The police departments in predominantly African-American cities have a mixed record when it comes to solving murders. While Chicago’s shockingly high homicide rate has decreased in recent months, an astonishing 74 percent of murders go unsolved in the Windy City, according to research conducted by the Washington Post.
An interactive, searchable tool mapped out more than 52,000 homicides in major cities over the past decade, revealing the “pockets of impunity” where investigators still have not arrested killers. The Post’s research method involved the selection of 50 police departments based on the size of the city they serve and their violent crime reported to the FBI. Most of the departments gave the newspaper a decade’s worth of information.
Overall, the 50 cities had a 49 percent arrest rate. Investigators, however, made arrests less than 33 percent of the times in the areas where killers appear, by-and-large, to get away with murder. And although the nation has been trending toward historic decreases in violence, the homicide arrest rate is now lower in 34 of the 50 cities than it was 10 years ago.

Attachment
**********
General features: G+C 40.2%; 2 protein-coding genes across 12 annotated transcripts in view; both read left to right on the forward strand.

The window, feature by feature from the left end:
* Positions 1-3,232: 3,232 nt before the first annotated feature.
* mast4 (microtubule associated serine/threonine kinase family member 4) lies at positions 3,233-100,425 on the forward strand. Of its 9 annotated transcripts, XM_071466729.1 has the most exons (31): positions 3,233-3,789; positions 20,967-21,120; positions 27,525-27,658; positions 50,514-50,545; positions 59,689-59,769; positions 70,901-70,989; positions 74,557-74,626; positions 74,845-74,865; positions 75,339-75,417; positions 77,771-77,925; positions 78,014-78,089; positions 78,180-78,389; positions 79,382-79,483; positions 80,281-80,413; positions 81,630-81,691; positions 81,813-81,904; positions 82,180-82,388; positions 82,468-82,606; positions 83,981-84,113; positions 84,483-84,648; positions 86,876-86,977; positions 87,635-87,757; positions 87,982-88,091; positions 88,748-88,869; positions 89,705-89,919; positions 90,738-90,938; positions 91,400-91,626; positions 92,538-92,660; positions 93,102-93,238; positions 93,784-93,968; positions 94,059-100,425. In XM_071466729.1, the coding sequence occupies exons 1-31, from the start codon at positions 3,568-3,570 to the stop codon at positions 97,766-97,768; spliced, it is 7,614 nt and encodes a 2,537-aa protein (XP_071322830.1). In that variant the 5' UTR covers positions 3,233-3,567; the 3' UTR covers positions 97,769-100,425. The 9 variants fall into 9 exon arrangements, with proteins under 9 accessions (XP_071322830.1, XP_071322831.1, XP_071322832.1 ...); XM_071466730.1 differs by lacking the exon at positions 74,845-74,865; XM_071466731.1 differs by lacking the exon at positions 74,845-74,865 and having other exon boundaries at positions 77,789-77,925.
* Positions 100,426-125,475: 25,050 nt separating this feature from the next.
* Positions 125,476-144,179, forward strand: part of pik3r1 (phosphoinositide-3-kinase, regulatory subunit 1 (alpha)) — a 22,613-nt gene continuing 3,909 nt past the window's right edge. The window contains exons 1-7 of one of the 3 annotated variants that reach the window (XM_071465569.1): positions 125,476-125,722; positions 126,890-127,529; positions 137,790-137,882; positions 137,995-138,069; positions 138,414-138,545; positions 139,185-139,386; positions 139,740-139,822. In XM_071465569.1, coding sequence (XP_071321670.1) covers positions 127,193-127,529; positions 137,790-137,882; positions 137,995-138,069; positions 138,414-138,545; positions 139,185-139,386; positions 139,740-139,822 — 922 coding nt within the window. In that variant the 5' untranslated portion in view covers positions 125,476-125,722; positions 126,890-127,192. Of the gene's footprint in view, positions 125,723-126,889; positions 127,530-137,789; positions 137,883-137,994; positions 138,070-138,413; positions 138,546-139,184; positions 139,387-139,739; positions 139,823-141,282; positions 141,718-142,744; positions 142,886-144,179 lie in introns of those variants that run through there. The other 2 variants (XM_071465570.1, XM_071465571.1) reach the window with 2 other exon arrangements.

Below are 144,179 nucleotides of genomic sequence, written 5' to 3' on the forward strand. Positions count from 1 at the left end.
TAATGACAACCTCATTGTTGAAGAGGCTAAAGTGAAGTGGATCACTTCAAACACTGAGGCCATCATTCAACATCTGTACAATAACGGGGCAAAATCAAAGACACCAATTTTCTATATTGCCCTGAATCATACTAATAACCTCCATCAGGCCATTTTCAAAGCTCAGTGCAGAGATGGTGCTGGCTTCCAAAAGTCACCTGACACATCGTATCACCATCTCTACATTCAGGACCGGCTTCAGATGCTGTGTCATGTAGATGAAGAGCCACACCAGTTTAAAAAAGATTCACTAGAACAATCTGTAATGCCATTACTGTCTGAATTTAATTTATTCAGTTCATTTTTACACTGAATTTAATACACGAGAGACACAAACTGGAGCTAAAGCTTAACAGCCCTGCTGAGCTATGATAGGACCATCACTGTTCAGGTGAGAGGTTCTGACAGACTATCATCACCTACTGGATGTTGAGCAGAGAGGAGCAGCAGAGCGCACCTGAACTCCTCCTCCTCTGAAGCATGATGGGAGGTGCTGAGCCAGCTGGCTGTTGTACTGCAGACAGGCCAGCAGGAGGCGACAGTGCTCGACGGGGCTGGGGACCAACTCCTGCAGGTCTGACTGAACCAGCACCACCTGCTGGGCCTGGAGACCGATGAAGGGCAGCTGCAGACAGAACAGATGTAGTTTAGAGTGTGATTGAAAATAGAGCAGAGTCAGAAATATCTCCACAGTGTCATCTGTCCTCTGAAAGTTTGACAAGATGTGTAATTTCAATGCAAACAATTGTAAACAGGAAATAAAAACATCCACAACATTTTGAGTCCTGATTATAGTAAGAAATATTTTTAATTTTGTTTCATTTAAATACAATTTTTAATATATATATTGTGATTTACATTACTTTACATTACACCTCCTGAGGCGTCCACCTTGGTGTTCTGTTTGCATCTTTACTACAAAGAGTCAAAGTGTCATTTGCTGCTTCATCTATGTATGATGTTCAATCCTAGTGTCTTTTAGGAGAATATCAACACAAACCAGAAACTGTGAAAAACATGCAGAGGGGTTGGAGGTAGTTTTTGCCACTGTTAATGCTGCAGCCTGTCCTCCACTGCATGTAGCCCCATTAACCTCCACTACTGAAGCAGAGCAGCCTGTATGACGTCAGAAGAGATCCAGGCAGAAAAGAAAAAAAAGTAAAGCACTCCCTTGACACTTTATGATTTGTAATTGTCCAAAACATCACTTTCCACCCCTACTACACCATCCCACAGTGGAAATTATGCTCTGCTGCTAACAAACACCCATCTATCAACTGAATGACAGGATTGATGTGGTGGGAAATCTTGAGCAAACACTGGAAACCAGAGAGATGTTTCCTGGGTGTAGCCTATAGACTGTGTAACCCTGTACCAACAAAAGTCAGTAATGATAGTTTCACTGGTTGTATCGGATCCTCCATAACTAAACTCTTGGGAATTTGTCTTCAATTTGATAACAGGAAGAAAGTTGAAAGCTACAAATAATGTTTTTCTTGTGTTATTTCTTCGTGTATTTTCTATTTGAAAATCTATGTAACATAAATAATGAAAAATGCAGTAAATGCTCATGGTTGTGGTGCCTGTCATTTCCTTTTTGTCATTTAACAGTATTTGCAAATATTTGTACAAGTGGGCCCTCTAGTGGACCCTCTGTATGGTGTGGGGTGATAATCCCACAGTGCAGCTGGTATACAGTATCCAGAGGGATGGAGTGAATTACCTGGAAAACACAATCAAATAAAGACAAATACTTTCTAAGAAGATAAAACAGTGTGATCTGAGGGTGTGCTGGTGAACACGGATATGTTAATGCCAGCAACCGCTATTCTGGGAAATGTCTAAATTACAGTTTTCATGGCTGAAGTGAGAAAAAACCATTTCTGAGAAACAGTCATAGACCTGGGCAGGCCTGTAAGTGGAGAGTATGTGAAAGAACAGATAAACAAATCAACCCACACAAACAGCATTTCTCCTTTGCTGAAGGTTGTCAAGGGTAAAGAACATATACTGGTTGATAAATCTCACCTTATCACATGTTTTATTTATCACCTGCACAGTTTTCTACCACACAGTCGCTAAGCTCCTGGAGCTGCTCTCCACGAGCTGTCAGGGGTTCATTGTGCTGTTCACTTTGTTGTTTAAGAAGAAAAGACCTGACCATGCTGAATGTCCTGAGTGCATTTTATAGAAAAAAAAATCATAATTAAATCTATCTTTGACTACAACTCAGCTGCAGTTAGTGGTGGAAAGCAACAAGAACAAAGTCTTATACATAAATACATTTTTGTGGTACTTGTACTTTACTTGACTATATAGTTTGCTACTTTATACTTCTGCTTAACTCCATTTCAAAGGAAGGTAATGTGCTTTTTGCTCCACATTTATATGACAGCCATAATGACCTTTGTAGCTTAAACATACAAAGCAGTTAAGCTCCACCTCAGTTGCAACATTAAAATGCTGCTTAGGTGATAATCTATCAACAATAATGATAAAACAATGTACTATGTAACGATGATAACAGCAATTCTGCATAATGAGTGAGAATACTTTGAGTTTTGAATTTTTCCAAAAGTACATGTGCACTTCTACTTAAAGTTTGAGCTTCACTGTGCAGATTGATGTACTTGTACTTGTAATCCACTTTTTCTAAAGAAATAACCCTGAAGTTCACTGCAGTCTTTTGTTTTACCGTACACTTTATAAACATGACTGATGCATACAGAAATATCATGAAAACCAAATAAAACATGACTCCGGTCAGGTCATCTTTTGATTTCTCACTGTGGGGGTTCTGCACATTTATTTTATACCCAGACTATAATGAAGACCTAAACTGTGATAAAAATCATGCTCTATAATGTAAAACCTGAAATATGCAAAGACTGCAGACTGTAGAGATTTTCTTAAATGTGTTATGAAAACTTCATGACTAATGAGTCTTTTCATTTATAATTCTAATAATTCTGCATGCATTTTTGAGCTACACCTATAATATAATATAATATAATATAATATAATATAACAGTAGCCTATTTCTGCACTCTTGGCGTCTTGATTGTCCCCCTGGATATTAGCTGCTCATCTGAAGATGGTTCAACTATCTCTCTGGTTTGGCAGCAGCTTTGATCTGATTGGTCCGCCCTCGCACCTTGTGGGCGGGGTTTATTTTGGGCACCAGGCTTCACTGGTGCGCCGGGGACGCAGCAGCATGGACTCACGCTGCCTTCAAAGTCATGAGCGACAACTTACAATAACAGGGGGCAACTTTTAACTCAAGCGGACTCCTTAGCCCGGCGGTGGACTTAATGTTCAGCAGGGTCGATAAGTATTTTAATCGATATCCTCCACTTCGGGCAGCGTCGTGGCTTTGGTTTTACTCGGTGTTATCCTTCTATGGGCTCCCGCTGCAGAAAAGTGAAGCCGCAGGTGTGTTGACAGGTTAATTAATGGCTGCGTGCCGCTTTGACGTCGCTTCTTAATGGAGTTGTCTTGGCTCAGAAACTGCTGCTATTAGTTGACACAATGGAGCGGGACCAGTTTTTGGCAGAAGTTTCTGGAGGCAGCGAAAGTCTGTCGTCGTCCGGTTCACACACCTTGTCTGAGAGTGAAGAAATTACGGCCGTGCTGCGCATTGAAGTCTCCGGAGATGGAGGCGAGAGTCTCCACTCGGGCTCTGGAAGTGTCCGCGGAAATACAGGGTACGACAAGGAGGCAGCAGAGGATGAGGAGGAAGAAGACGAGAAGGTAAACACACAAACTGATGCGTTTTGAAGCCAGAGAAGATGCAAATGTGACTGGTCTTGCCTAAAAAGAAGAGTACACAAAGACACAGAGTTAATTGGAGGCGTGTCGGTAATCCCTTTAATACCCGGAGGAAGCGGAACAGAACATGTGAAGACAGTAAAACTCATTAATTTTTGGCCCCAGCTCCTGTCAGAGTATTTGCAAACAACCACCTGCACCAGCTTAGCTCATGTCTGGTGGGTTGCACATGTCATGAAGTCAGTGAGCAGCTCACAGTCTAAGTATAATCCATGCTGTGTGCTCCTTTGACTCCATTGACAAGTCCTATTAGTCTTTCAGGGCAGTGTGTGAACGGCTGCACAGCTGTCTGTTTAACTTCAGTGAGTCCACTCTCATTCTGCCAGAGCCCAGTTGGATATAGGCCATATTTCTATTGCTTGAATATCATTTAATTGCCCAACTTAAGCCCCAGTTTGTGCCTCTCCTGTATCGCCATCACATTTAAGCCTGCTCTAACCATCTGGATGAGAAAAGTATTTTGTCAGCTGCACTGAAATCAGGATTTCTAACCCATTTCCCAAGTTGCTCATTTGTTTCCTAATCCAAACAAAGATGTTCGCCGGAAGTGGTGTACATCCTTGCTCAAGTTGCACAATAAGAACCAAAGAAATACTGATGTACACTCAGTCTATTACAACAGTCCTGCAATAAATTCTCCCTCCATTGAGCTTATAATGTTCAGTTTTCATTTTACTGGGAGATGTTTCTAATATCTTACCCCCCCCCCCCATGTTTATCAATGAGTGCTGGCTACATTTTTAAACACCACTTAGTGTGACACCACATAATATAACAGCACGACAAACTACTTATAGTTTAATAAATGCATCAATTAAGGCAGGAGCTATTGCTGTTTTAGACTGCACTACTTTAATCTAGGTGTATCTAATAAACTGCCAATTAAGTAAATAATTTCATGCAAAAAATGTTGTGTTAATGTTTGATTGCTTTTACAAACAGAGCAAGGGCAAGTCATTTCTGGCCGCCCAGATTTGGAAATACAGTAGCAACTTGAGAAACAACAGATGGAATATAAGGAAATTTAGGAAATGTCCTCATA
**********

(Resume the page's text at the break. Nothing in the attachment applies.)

Here’s a look at the percentage of unsolved murders in the eight predominantly African-American cities included in the study:
973 murders tracked, 38 percent unsolved
2,827 murders tracked, 65 percent unsolved
District of Columbia
1,345 murders tracked, 44 percent unsolved
2,519 murders tracked, 59 percent unsolved
1,514 murders tracked, 32 percent unsolved
1,434 murders tracked, 65 percent unsolved
1,677 murders tracked, 54 percent unsolved
246 murders tracked, 47 percent unsolved
Police departments typically blame their failure to solve more homicides on several factors, including a lack of resources and broken relationships in high crime communities that don’t trust the police, according to the Post.
“If these cases go unsolved, it has the potential to send the message to our community that we don’t care,” Oakland police Capt. Roland Holmgren told the Post.
Indeed, the families of murder victims (as well as some officers) blamed the failure to solve murder cases on apathetic police departments.